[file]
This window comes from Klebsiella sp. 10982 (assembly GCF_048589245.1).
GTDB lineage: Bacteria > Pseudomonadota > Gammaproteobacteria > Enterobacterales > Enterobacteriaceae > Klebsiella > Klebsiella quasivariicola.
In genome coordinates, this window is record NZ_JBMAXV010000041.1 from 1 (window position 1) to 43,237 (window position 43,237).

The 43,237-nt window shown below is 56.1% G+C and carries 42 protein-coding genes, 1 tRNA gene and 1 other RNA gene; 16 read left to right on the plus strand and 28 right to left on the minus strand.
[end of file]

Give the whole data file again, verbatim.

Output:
This window comes from Klebsiella sp. 10982 (assembly GCF_048589245.1).
GTDB lineage: Bacteria > Pseudomonadota > Gammaproteobacteria > Enterobacterales > Enterobacteriaceae > Klebsiella > Klebsiella quasivariicola.
In genome coordinates, this window is record NZ_JBMAXV010000041.1 from 1 (window position 1) to 43,237 (window position 43,237).

The 43,237-nt window shown below is 56.1% G+C and carries 42 protein-coding genes, 1 tRNA gene and 1 other RNA gene; 16 read left to right on the plus strand and 28 right to left on the minus strand.